This article investigates the relationship between religious architecture and real estate development in the United States. Using Christian Science churches from the 1920s and the 2020s as case studies, it argues that when churches engage in real estate development, they often use an aesthetic and business strategy termed “material disestablishment” to downplay their religious qualities and engage more effectively with potential business partners and tenants.View Annotation
Resources Discussing Christian Science and Architecture
The resources relating to Christian Science and architecture are listed below. Click “View Annotation” to learn more about the resource.
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This article stems from Lessiter’s talk “Architecture and Design of Six, Purpose-Built, Early, Christian Science Churches in London.” Lessiter asks what images were being presented to the public and what these images say about the people worshipping inside. She examines the churches’ churchly character as well as practical aspects such as the foyer, acoustics, foundation stones, Bible quotes on walls, and the lack of depictions of Eddy’s life.View Annotation
This is a survey of notable Christian Science church architectural styles in America and Europe, and the architects who designed them. Although most of the churches built between 1897 and 1925 emulated a classical style, conveying a rational spirituality, other churches broke from this mold to reflect the more democratic and local traditions of the individual congregations.View Annotation
This Commission is the city of Boston’s report recommending the Christian Science Publishing Society Center complex as a designated landmark. The Report includes a comprehensive description of the physical site and its uses, history of The Mother Church, history and development of the Fenway neighborhood, the Center’s architectural history and significance, property and zoning issues, the assessed value of the property, etc.View Annotation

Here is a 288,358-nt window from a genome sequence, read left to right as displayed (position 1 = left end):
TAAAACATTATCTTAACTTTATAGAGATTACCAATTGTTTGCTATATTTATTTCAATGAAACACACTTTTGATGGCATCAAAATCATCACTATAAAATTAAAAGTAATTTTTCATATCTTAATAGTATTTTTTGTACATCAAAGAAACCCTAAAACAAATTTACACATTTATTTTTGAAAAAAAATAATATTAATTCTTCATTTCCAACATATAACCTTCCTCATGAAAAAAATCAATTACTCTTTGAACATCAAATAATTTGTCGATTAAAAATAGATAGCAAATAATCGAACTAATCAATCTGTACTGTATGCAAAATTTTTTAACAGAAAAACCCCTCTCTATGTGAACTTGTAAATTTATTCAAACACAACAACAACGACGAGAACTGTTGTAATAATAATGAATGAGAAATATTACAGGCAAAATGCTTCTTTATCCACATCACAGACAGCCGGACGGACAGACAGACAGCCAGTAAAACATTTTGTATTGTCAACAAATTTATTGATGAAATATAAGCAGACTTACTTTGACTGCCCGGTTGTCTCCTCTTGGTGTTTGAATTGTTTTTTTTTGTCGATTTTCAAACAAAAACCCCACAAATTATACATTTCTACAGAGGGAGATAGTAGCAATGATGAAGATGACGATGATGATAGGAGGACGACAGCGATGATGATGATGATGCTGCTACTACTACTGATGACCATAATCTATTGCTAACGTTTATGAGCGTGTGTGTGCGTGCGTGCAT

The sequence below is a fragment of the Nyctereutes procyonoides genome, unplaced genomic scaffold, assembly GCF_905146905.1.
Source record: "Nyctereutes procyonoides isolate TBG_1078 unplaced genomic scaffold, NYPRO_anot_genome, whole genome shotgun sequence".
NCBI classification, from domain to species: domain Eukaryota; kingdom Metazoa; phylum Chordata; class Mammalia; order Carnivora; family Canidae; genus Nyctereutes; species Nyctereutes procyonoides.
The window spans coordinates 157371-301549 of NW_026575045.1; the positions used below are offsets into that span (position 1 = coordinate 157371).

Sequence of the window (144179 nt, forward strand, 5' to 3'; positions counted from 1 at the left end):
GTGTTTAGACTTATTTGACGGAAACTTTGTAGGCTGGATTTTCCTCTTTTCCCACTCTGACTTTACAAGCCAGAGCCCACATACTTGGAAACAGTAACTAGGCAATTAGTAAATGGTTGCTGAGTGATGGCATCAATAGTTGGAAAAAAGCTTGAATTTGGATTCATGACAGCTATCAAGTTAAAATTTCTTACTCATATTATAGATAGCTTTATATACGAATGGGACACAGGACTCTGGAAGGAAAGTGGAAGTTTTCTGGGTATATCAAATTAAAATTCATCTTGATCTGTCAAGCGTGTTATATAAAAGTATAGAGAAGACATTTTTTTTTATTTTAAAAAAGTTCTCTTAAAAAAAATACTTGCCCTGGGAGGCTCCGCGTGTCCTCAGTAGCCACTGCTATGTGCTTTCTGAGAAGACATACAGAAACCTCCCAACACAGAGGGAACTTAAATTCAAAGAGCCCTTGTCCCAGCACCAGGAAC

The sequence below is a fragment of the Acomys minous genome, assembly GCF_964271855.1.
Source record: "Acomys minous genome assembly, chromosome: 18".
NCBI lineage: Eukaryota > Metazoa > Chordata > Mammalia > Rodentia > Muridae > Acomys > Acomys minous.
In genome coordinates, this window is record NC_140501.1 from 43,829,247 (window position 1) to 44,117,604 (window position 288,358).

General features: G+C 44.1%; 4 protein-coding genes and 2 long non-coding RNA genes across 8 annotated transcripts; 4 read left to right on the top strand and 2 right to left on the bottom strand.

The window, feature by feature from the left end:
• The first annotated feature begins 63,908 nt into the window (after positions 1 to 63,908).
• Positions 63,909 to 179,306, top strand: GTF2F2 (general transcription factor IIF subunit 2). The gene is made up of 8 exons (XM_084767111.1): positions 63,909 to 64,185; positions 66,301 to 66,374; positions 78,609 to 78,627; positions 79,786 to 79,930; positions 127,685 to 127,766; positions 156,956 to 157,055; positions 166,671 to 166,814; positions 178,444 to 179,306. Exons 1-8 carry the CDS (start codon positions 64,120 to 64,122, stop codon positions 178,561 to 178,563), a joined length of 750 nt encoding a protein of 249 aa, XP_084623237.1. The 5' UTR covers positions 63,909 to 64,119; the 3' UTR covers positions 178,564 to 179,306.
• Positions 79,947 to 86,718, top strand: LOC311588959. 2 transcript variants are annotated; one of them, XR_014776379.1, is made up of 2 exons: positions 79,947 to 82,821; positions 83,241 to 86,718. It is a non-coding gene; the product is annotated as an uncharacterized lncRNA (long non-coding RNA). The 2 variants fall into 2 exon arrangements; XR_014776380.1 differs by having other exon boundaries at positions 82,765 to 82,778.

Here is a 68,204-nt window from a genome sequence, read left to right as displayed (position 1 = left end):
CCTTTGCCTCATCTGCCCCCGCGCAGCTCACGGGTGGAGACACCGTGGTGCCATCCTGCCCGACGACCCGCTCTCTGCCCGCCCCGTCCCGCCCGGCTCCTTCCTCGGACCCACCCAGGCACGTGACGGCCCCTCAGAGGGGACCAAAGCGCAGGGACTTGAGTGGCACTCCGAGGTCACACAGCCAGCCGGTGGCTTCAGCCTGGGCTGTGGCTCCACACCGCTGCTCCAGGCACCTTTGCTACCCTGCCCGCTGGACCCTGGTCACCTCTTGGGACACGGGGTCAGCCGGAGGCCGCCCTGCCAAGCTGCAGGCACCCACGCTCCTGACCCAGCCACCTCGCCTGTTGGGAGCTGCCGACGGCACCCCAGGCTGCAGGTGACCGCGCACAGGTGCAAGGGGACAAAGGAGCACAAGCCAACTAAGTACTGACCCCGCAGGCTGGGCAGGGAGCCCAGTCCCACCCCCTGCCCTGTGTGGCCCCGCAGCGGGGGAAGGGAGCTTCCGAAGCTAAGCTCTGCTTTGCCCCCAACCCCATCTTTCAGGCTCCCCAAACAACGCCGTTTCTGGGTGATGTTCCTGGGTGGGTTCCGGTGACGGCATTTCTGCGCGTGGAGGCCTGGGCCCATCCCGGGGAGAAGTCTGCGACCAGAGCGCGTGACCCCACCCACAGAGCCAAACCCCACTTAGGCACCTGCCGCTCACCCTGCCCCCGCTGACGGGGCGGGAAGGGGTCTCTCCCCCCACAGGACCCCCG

This exhaustive, groundbreaking book, of special interest to both Christian Scientists and architectural historians, details the conception and building of the original edifice of The Mother Church. It is a treasure trove of primary source materials including 340 illustrations, 20 plates, 400 document reproductions, letters to and from Mary Baker Eddy, biographies and candid discussions of all relevant personnel involved.View Annotation
Ivey chronicles the late 19th century expansion of both New Thought and Mary Baker Eddy’s Christian Science church in the Midwest: the graduates of Eddy’s Massachusetts Metaphysical College who established institutes in six Midwest cities, the most important early organizers of Christian Science services, the establishment of The Principia as an independent school, and New Thought’s Emma Curtis Hopkins many organizers.View Annotation
This brief article aquaints the reader with the unique architectural structure known as the Mapparium which is part of The Mary Baker Eddy Library located in the Christian Science Publishing Society at The Mother Church headquarters in Boston. The structure is a large globe in which visitors can look at the world inside-out from a glass bridge.View Annotation